While it seemed that technology was winning the battles, it began to suffer from an unseen problem. The old school industrial arts programs have always been elective, or classes of choice, rather than mandatory courses that fall under the term “core” classes, and have always been funded based on the number of students attending those classes. Some of the new courses became academically more rigorous, and with statistics stating that the vast majority of students in secondary education will not continue to complete a university degree, the technology education teacher had a looming dilemma. Do they honor the curriculum developed for the new technology, or do they risk changing it by ignoring state mandates in an effort to keep more students in the classroom? This creates an ethical dilemma for the teacher, and shutting down excellent “on campus” vocational programs creates an unfair crisis for the student who wishes to pursue education outside the confines of a university.

One of the main problems is the lack of qualified individuals who are willing to teach the next generation of students. Our current education system struggles to pull qualified teachers from industry, and often loses good educators to industry based on the economic disparity between salaries. In many regions of the United States, legislators and educators have developed programs and policy in an effort to overcome these problems. For example, the State of Utah has a certification for individuals who would like to enter into the education field, but do not have the proper academic credentials. The certification is aptly called “Trade and Industry” or T & I certification. This certification allows the individual to teach in the secondary schools based on their particular aptitudes in their field. They must have a specified number of years work experience, and they must pass a written test. However, the area of expertise that they are allowed to teach under is so narrow that school administrators can rarely find a full time position for them.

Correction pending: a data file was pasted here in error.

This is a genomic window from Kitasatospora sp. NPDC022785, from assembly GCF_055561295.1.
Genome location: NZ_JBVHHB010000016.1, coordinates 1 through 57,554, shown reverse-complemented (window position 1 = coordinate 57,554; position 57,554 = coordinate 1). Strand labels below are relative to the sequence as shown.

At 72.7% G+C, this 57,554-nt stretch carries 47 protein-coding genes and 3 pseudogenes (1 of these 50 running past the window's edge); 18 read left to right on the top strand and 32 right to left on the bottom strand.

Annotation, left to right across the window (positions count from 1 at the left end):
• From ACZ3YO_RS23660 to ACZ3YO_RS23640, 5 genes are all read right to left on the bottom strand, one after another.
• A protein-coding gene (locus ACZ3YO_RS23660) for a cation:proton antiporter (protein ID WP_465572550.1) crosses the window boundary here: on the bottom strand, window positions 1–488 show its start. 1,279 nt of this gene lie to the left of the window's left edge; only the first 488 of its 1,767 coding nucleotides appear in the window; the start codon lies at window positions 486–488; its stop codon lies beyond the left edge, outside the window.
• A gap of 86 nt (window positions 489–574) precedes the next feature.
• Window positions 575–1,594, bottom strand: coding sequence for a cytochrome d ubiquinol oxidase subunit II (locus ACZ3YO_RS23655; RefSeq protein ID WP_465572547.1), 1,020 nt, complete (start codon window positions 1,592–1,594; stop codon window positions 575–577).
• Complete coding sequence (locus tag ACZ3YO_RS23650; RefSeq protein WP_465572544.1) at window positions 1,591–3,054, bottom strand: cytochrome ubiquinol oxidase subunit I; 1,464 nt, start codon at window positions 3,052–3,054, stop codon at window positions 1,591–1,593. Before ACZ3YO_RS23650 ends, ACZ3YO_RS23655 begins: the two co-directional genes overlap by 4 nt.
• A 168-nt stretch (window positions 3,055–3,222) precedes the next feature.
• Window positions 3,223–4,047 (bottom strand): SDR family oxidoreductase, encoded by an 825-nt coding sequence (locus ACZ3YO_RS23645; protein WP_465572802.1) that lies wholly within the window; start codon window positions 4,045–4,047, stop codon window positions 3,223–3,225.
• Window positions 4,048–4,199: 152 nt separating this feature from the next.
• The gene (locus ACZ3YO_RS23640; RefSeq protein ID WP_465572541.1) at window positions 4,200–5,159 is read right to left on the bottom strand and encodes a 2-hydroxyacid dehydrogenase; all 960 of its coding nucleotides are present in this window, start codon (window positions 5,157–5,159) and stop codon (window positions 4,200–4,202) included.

Based on my past experience as a curriculum developer, career counselor, and classroom educator, and with a review of current studies, this paper makes practical suggestions on how to enhance the technology education courses, find creative solutions for finding a qualified workforce, create courses where vocational students don’t feel overwhelmed or out of place, and thus save the programs from diminishing all together. I would like to use some of my past experience as an educator to model possible solutions. For example, I developed a course in the secondary school system that used modern technology (a laser engraver with and X, Y, and Z axis) so that students could create beautiful trophies and other awards that were then sold for profit to educational institutions. The proceeds went back to the students for use as scholarships, and to purchase technology equipment for their own “future businesses”. The student motivation was high, and my student numbers were always at full capacity. I tied the curriculum to a “real world” experience, and the results were excellent. I was from industry, and I brought my experience to the classroom. It is hoped that this insight will provide valuable feedback to curriculum developers within universities.